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Dear Stomach: I appreciate that you tire of all the delicious fish & chips that I am eating. I do not care. Stop attempting to make me regret my food choices. Vacation will soon end and I’ll eat all the damn vegetables you want me to eat. Just stop waking me up in the middle of night by pretending to be on fire. I had toast for breakfast. A lot of toast. Just toast. Much to the confusion of our server. (Americans are weird, the lady just ordered toast.)


We didn’t have much of a plan today. We figured we’d head to Glasgow and then towards Peebles to check it out, maybe do some hiking.  I wanted to go to Glasgow to see the wall at Tennent’s Brewery. My great-grandmother was a Tennant (yep, spelling changed once across the water) and I wanted to get a few pics.

We stopped to try to get a cache at the Lady Well which is an artesian spring that probably dates back to Roman times or earlier. It’s right behind Tennent’s. It’s also right in the wall of the Glasgow Necropolis, only street level. So yeah. That’s something to think about. It is now sealed, at any rate. And there was an ambulance idling right by the well, so I didn’t find the cache. Boo.

The second reason I wanted to stop in Glasgow was to visit the Necropolis. It is absolutely amazing. I could wander through it for ever and every and never tire of it.

I love old cemeteries and honestly, the monuments here do not disappoint.

After that whirlwind tour we headed on our way to Peebles. It is an adorable town. I know, I keep saying that, but it’s hard to beat old towns.

We had a bite to eat and found an earthcache – it was the town’s boundary stone, a white granite erratic, sitting by the side of the road. When visitors left town they drank from the stirrup cup. I have no idea what that is, but that’s what the sign said.

Chad really wanted to visit Traquair House and it was only open until 5:00, so we abandoned plans for a hike, took a quick look at the ruins of Cross Kirk and then headed out.

Ditching the hiking and going to Traquair House was a brilliant decision! First we took a little walk through a yew forest. The trees were enormous and bent to the oddest shapes. It was delightful, until the midges found us.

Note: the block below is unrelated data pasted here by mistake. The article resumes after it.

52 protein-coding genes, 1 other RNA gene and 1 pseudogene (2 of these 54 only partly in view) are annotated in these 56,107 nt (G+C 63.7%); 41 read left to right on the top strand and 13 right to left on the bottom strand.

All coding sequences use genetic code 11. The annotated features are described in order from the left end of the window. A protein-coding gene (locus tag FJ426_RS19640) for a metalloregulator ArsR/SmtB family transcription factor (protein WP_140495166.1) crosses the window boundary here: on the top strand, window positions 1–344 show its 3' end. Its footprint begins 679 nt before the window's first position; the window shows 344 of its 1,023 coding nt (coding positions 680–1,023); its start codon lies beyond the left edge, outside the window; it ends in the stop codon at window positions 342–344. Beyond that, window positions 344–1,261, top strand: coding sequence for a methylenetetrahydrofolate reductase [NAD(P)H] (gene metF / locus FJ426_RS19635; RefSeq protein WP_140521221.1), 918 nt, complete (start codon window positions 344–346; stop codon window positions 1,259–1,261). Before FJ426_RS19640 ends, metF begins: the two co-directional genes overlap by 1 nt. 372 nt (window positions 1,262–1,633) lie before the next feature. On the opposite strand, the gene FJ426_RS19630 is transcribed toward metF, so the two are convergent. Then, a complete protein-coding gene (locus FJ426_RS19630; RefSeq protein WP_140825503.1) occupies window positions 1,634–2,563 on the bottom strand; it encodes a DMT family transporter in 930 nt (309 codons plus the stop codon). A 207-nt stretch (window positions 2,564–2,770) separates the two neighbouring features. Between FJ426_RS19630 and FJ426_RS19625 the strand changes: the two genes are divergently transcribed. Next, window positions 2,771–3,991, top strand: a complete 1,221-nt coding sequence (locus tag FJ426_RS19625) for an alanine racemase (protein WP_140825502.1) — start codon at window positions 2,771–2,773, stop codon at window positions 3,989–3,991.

The house itself was crazy amazing. It hadn’t really been modernized during the Victorian era due to lack of funds. It was a perfect visual of why the aristocracy was always so broke. Since the house was closely tied with the Jacobite cause there were some pretty amazing artifacts on display. And the libraries. Oh my god the libraries. As Chad said, the house was so full of bits and pieces and things that you’d really need to have some kind of frequent guest pass to be able to really take it all in.

Our ending spot for the day was a small place called Inverlethen where we had lodging at a B&B in a Victorian home originally built by a doctor. Our room was called Moorfoot, which we found very appropriate considering all the walking we’ve undertaken and the number of times we’ve gotten “bogged”, as Chad calls it.

Around about 9:00 we were both in danger of falling asleep, so Chad suggested we go out for a drink. On the way into town, I saw a sign for St. Ronan’s Well. It was only a half mile away, so we figured we’d take a look. We didn’t get to see the well – I’m guessing it was in the visitor center – but we did see an information sign that had a trail map supposedly leading to the ruins of an Iron Age fort. So we decided to head up, up, up and see what we could find. What we found was a great view of Inverlethen and Traquair House.


Check out yet more the photos below. Clicky on the tiny photos to bring up full sized images.

chris on July 1st 2015 in Geocaching, Travel

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